Planning for the future is a part of life, whether it is planning for college, buying a home, having kids, retirement, or even your eventual death. Even though death can be scary, it’s something that needs to be considered. As Benjamin Franklin said, “by failing to prepare, you are preparing to fail”.
These 7 estate planning tips will help you plan for not only your future, but the future of your immediate family as well.
Take a Physical Items Inventory
Go through your home and make a list (mental or physical) of all items worth $100 or more. This can include everything from the home itself, to television sets, jewelry, collectibles, vehicles, guns, computers/laptops, lawn mower, power tools and so on.
Take a Non-Physical Items Inventory
Next, start adding up your non-physical assets. These include things you own on paper or other entitlements that are predicated on your death. Items listed here would include: brokerage accounts, 401k plans, IRA assets, bank accounts, life insurance policies, and ALL other existing insurance policies such as long-term care, homeowners, auto, disability, health and so on.
Maintain a Debts List
Make a separate list for open credit cards and other debts. This should include auto loans, existing mortgages, home equity lines of credit, open credit cards with and without balances, and any other debts you might owe. A good practice is to run a free credit report at least once a year and make sure you close out any credit cards that are no longer in use.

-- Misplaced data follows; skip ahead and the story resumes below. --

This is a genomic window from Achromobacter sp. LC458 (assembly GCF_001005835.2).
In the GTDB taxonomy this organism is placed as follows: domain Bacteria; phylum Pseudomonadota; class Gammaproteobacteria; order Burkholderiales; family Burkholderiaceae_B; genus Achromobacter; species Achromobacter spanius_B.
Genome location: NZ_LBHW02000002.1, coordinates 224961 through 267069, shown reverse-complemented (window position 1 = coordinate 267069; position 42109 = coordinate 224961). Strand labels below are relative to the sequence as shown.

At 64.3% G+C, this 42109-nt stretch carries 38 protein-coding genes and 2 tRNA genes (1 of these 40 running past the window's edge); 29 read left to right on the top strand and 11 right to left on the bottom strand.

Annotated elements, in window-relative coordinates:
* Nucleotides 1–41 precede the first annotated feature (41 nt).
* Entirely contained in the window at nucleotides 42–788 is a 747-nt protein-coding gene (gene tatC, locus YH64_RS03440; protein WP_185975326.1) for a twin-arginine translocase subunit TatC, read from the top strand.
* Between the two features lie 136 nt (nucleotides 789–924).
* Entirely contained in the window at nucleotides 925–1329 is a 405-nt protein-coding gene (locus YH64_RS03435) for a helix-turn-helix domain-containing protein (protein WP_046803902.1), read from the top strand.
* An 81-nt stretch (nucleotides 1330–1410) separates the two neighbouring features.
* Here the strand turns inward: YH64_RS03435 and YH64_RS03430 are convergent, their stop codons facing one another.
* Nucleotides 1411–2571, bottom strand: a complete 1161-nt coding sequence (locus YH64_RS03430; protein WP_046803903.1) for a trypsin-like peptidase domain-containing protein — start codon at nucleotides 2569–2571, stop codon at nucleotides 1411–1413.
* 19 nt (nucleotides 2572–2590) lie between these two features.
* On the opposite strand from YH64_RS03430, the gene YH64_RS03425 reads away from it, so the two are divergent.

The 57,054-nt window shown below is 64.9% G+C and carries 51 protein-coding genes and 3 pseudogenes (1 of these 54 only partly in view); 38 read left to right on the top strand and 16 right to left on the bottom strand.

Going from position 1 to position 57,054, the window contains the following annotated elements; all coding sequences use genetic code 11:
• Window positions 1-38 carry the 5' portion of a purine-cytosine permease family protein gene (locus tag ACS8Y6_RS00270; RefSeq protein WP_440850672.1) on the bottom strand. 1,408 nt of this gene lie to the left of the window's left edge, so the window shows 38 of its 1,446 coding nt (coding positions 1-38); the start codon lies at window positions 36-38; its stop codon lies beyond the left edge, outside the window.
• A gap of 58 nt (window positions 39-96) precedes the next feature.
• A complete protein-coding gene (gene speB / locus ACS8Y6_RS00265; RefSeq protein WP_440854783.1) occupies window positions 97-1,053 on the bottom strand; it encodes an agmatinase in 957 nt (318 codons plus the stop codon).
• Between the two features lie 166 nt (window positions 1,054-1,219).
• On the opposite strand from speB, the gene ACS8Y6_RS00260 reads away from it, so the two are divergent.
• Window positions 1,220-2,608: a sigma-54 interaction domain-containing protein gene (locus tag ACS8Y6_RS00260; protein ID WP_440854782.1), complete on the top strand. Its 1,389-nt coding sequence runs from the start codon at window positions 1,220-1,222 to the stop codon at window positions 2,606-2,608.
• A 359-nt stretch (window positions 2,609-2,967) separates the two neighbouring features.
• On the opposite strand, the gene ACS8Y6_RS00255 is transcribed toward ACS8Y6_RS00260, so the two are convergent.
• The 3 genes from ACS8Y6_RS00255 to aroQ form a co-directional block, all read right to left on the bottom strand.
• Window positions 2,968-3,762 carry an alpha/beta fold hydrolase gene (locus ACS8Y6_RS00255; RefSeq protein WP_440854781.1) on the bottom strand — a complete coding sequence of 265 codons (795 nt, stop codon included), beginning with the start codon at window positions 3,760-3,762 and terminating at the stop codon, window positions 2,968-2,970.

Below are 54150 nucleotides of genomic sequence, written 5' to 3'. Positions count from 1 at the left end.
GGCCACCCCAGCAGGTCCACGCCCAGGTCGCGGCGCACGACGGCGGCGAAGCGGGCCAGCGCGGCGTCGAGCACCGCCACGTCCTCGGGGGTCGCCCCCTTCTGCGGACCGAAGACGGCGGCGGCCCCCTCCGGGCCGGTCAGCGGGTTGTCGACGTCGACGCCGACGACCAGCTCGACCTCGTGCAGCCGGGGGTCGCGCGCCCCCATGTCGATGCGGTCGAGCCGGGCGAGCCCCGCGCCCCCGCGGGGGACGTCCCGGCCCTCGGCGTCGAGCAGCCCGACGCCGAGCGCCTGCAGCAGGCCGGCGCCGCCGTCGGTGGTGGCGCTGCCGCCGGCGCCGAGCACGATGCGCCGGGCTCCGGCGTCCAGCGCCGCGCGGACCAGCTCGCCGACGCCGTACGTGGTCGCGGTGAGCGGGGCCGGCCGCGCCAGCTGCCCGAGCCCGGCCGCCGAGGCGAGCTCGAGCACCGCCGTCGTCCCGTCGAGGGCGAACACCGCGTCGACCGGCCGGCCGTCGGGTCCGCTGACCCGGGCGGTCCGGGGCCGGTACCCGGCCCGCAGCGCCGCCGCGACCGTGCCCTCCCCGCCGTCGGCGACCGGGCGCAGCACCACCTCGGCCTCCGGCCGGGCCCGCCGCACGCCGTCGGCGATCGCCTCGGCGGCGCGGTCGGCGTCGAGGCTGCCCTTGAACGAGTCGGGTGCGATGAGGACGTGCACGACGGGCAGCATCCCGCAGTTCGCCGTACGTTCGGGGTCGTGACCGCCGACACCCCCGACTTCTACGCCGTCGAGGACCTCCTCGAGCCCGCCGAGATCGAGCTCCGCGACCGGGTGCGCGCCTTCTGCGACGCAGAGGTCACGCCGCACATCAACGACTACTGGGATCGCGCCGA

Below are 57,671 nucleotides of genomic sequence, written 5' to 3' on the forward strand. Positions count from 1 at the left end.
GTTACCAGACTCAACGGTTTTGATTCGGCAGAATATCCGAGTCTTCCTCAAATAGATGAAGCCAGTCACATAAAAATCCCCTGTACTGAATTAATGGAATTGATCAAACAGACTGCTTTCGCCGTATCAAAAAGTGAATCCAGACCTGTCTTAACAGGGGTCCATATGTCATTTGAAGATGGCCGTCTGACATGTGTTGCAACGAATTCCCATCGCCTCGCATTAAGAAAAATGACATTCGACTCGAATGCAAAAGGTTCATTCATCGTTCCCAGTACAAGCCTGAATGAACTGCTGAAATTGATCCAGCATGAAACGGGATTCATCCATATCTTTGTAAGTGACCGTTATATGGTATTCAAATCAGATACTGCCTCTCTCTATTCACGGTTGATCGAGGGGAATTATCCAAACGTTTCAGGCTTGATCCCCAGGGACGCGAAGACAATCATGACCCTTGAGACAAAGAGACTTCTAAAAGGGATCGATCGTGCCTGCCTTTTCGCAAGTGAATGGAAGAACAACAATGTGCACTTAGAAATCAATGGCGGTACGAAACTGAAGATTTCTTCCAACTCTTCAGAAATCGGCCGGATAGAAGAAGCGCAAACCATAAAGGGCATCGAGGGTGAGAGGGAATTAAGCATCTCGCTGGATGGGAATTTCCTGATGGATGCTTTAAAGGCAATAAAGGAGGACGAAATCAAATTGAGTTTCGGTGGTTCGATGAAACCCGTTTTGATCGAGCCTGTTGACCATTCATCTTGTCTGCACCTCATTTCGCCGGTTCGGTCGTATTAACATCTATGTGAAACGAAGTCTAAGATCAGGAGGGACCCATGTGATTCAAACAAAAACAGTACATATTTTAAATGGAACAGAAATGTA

Simplify Your Life
If you’ve changed jobs over the years, it’s quite likely that you might have several different 401(k)-type retirement plans still open with past employers or maybe even several different IRA accounts. You may want to consider consolidating these accounts into one IRA account to take advantage of better investment choices, lower costs, a larger selection of investments, more control and less paperwork/easier management when assets are consolidated.
Select a Responsible Estate Administrator
Your estate administrator will be responsible for following the rules of your Will in the event of your death. It is important that you select an individual who is responsible and in a good mental state to make decisions. Think about all qualified individuals and how emotions related to your death will affect this person’s decision-making ability.
Create a Will
Everyone over the age of 18 should have a Will. It is the rule book for distribution of your assets and it could prevent havoc among your heirs. Wills are fairly inexpensive estate planning documents to draft and can be made with help from the steps above. The drafting and signing of a Will must follow very specific steps as prescribed by law. Consulting with an attorney is recommended.
If you are interested in the experienced help of a knowledgeable and skilled estate planning lawyer to develop your wills and trusts, call the Hampton Roads estate planning lawyers of The Decker Law Firm at 757-622-3317.